In 2001, Boeing moved its corporate HQ to Chicago.

Aerospace giant Boeing is restructuring its Research & Technology Unit, shifting between 800 to 1,200 jobs from Washington state to new R&D locations in Huntsville, Ala.; Southern California; St. Louis and North Charleston, S.C.

“We are reorganizing and realigning our research-and-technology operations to better meet the needs of our Commercial Airplanes and Defense, Space & Security business units, as well as our government R&D customers,” said Greg Hyslop, vice president and general manager of Boeing Research & Technology, in a press release. “Our customers have a common need for new technology that can be integrated quickly and efficiently into current products and production lines, as well as enable new market-leading products and services. With these changes, we are enhancing our ability to provide effective, efficient and innovative technology solutions.”

The R&D centers will operate independently, working on research to benefit the environment, aviation safety, air traffic management and other areas. The company already operates technology centers in Australia, Brazil, China, India, Spain and Russia.

The new centers in Alabama, Missouri and South Carolina are expected to employ 300 to 400 people, while technology centers in California and Washington will lose jobs as a result. California plans to lose between 200 to 300 jobs at its technology center.

Gov. Jay Inslee issued this response about Boeing’s decision:

“I am disappointed to hear Boeing’s plans to move research and technology jobs out of Washington state and establish research centers around the country. For nearly a century, Washington has been the place where new discoveries in aerospace have been made and I am certain that will continue. Today’s news continues Boeing’s strategy of diversifying its workforce. This demonstrates why we are working so hard to ensure the 777X and its carbon fiber wing are designed and built in our state. We will continue to do all that we can to convince the company that Washington continues to be the best place in the world to not only build commercial airplanes, but design them and dream up new ideas that will make human flight—in all its forms—safer, faster, and more efficient.”

Here are the plans and core research activities for each of the centers.

Huntsville, Ala.: Simulation and Decision Analytics; Metals and Chemical Technology

Southern California: Flight Sciences; Electronics and Networked Systems; Structures

St. Louis: Systems Technology; Digital Aviation and Support Technology; Metallics and Fabrication Development

North Charleston, S.C.: Manufacturing Technology

Seattle: Manufacturing Technology Integration.

Like what you're reading? Subscribe to GeekWire's free newsletters to catch every headline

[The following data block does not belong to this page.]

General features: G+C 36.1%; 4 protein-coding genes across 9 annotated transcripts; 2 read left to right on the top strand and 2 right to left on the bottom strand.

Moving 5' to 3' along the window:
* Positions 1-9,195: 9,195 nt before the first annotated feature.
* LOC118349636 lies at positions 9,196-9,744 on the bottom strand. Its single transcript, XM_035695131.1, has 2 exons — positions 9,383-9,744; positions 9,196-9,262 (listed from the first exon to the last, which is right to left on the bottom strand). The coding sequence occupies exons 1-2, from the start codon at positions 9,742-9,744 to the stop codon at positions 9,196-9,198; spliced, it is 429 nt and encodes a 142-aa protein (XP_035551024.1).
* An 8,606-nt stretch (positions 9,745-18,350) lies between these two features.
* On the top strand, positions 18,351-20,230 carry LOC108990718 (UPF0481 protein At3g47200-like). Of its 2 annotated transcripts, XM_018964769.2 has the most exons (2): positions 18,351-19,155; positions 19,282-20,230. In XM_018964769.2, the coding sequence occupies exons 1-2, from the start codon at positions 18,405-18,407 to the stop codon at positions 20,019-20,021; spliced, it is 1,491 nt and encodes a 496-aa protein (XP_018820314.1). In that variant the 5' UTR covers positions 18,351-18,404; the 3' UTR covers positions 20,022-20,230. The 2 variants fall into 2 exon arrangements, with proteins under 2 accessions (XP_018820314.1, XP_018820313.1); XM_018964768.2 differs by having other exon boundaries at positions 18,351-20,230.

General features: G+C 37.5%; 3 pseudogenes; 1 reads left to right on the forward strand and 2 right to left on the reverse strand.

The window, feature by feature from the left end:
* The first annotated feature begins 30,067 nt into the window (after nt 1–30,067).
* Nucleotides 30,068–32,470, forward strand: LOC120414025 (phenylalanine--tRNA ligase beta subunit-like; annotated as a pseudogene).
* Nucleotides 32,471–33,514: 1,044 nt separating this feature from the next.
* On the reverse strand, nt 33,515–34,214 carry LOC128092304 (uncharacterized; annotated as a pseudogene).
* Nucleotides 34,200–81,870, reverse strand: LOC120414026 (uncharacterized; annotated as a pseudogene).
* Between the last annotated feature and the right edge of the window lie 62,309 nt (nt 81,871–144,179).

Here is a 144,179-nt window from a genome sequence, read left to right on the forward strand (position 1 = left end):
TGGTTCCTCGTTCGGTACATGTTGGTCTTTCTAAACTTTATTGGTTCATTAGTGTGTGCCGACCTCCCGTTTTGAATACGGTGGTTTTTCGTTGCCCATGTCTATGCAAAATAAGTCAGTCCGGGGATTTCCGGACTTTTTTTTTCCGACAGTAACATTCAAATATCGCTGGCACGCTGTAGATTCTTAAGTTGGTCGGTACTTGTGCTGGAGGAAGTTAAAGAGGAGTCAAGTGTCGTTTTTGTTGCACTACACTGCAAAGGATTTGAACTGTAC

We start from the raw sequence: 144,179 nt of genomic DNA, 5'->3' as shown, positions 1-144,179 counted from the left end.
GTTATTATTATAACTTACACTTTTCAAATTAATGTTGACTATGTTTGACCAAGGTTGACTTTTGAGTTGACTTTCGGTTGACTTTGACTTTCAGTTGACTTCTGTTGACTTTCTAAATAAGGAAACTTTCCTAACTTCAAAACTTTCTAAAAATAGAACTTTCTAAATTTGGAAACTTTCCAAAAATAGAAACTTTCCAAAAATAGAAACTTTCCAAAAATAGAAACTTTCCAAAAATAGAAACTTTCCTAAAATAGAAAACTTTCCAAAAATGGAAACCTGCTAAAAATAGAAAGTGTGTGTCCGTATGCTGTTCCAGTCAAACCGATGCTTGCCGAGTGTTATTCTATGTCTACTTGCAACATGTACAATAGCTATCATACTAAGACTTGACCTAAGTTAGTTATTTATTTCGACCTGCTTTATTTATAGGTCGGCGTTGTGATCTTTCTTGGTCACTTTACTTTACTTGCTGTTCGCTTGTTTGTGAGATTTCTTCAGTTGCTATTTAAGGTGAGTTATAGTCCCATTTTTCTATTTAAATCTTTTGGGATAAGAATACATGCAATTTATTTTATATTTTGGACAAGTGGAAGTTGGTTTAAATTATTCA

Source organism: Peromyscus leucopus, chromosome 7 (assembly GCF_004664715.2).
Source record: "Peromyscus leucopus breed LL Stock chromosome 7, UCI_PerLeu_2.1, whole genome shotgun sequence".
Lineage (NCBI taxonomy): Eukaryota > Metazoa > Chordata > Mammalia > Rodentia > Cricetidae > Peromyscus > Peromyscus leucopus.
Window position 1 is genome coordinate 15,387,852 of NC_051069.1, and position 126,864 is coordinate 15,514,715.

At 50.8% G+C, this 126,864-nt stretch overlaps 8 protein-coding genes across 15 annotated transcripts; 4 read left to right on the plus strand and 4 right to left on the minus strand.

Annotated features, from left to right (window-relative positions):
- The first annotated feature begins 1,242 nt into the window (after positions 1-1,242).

• Han Seoul-Oh

    I can’t recall anything as of lately Boeing has brought to the table.

    • HeyNow

      Remote teams just means more finger pointing when it comes to troubleshooting a problem. The “conquer and divide” with teams everywhere subcontracting method is what got us the Obama care web site technical problems. No one talked to that peer down the hall. They just stuck to their own siloed function and created a mess. Later, the finger pointing and coverups by remote management teams who never had to socialize together or risk seeing one another in town. Meanwhile the labor is treated like it’s unvalued and why should they give a damn about speaking up about anything to improve quality?

  • FreddieMerc

    There is less and less reason to consider Boeing a competitive American company. Companies like Apple know that to get people from different divisions together to work on innovation in the same place is key to competitive innovation. To move things apart widely means they are just planning to compete on commodity and lowest labor costs and moving to a pre-1980 auto manufacturer scheme of a desire to break up employee power and social mixing as a primary goal, not competitive innovation and true research and development. We can watch while French and German designers begin to eat their lunch by having campuses where people collaborate and Boeing begs for more government welfare.

    • That Guy

      You mean like Microsoft’s campus?

  • Brian Myers

    @HeyNow: Your approach assumes that there is no engineering talent anywhere but Seattle, or that Seattle engineers are clearly superior to any other in the world. And that Seattle has enough engineering talent to supply a company the size of Boeing. Perhaps you need to rethink your premises.

    Consider Deere. It has major engineering centers in the US, Germany, Brazil, China and India. A majority of its advanced product research engineers are outside the US. Its stock is up 400% in the last decade. Not bad for a 100 year old rust belt manufacturing company, wouldn’t you say? Boeing and Microsoft wish they had those results.

    Getting those widespread engineers to cooperate and share workflow is a skill just as much as the engineering itself. Show a little respect to those with the talent.

  • Tom Sharples

    So long as California and WA state governments insist on pushing an anti-business regulatory and pro big-labor agenda, this sort of thing will be the inevitable result. You keep electing empty-suit liberals like Insley, and you get what you vote for.

Job Listings on GeekWork